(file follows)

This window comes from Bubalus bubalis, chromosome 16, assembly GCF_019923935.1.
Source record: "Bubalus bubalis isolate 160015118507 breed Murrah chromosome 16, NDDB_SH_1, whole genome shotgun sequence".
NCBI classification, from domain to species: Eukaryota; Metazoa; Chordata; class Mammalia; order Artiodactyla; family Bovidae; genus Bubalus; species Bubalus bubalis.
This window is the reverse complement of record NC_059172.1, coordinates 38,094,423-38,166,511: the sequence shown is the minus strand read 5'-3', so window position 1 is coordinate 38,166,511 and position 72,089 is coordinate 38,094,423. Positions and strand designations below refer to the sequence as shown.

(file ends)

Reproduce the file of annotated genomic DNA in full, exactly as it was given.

This window comes from Bubalus bubalis, chromosome 16, assembly GCF_019923935.1.
Source record: "Bubalus bubalis isolate 160015118507 breed Murrah chromosome 16, NDDB_SH_1, whole genome shotgun sequence".
NCBI classification, from domain to species: Eukaryota; Metazoa; Chordata; class Mammalia; order Artiodactyla; family Bovidae; genus Bubalus; species Bubalus bubalis.
This window is the reverse complement of record NC_059172.1, coordinates 38,094,423-38,166,511: the sequence shown is the minus strand read 5'-3', so window position 1 is coordinate 38,166,511 and position 72,089 is coordinate 38,094,423. Positions and strand designations below refer to the sequence as shown.